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Anneke Kurt
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Jury discretion eliminated after recent Ohio Supreme Court ruling

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A recent Ohio Supreme Court ruling eliminating jury discretion is discussed in Toledo, Ohio personal injury attorney Dale Emch’s op-ed piece published in the Toledo Blade.

Whether you’re a CEO of a company or a guy who sweeps floors for a living, the Ohio Supreme Court has put its stamp of approval on a law that could have devastating consequences for you if you’re seriously injured in an accident.

In a major opinion issued last month, the court showed contempt for its past decisions, disrespect for the Ohio Constitution, and disdain for the men and women who serve on juries.

The court, in a case called Arbino vs. Johnson & Johnson, said for the first time in Ohio history that it’s constitutional to disregard the findings of a jury if the jury decides to award more than $250,000 to someone injured in an accident to compensate for the person’s pain – even if that pain may last a lifetime.

The court reached this landmark decision despite clear precedent that such a law is unconstitutional. Essentially what the court says this time around is that the Ohio General Assembly really, really, really, really wants to limit damages for insurance companies, so who are we to stand in their way?

Look at what the Ohio Constitution says, then you decide whether what the court has done makes any sense. The relevant part of Article I, Section 5 states, “The right of trial by jury shall be inviolate …”

In Ohio, the constitutional right to trial by jury has always been interpreted to mean that judges and the government won’t be able to invade the jury’s fact-finding function.
That’s why jurors are there, right? To hear the facts of each individual case and decide what they think is fair. Now, though, jurors can spend days or weeks hearing the facts of a case, reach a difficult decision that the injured person should be awarded a sum to compensate for the pain an accident has caused, only to have that decision gutted by a judge if the sum exceeds $250,000.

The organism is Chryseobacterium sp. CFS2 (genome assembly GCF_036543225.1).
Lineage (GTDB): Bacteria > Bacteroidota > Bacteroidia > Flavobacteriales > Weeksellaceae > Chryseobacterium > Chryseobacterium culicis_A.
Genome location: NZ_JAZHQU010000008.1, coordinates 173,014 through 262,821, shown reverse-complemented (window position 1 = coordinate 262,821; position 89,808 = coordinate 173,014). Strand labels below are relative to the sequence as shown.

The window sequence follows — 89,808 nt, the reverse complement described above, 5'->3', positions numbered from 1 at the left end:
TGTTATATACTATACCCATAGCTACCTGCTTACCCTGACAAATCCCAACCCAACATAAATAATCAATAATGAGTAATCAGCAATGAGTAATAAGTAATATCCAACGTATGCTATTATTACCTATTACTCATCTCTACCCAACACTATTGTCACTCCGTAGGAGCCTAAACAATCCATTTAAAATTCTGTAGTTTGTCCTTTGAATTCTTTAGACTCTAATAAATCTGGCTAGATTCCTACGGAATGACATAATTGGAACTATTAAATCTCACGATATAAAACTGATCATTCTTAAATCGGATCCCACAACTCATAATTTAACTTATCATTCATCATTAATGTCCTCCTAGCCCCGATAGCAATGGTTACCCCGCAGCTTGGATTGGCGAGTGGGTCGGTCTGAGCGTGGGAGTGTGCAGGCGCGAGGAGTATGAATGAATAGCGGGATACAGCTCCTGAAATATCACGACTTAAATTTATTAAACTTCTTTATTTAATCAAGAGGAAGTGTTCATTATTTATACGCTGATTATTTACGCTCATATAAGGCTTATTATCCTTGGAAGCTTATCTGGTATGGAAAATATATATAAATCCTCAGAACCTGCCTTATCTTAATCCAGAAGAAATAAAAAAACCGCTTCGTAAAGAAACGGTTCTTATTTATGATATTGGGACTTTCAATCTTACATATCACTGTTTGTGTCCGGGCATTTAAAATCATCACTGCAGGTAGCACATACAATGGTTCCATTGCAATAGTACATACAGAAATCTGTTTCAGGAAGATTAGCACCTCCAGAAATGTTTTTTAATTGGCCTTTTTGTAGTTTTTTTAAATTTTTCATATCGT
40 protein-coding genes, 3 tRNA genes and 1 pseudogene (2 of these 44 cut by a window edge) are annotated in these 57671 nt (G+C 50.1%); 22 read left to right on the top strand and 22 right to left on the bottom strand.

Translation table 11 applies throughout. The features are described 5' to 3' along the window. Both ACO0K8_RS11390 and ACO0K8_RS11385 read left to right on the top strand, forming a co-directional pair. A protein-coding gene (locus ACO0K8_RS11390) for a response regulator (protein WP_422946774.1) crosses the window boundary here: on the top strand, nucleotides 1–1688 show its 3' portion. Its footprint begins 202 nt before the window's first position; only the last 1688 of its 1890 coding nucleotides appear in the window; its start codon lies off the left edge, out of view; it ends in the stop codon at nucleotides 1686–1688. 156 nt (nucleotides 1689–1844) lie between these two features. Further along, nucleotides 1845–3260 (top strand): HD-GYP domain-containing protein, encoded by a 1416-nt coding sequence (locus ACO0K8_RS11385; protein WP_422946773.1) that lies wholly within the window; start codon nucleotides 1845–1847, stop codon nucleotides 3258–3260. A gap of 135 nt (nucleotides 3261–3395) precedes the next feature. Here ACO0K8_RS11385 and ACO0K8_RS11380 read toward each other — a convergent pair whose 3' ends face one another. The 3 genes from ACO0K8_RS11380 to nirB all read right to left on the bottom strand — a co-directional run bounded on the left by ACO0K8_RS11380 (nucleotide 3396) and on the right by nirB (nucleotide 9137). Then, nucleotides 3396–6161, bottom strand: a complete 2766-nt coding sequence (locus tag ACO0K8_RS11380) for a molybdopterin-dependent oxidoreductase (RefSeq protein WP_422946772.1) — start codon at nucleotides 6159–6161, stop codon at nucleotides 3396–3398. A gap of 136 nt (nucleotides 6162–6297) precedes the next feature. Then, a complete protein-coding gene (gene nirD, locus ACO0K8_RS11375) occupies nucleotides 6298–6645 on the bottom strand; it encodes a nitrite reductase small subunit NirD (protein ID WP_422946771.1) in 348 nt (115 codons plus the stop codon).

How does the right to a trial by jury remain inviolate if a law requires judges to violate the decisions a jury reaches? We should probably now read the constitution to say: The right to a jury shall be inviolate, provided it doesn’t cost an insurance company too much money.

The right to have a jury determine the facts of a case has been the backbone of our legal system for hundreds of years. It serves as a check against a judge who might be corrupt or for some reason influenced by one side or the other.

It’s a concept as old as our country and traces its roots to the Magna Carta. As the court’s majority notes, Thomas Jefferson viewed jury trials as “the only anchor, ever yet imagined by man, by which a government can be held to the principles of its constitution.”

If the court really believes those words, shouldn’t there be a much more compelling reason to upend the jury system than the desire to save insurance companies money?
In the interest of full disclosure, I am a personal injury attorney and I work hard to help people who have been injured in accidents get a fair shake from insurance companies. And, yes, this decision has the potential to hurt my wallet in certain cases. The real impact on my practice likely will be minimal because most people aren’t hurt so seriously that the cap will apply. Regardless of my personal stake, this is simply a matter of right and wrong, and I don’t think people realize the impact of what’s actually taken place.
Everyone has heard about the infamous McDonald’s scalding hot coffee case. It’s a complete oddity, but insurance company lobbyists always trot it out as if it’s the norm. The caps enacted in Ohio are far more likely to affect the average man or woman unfortunate enough to get into an auto accident.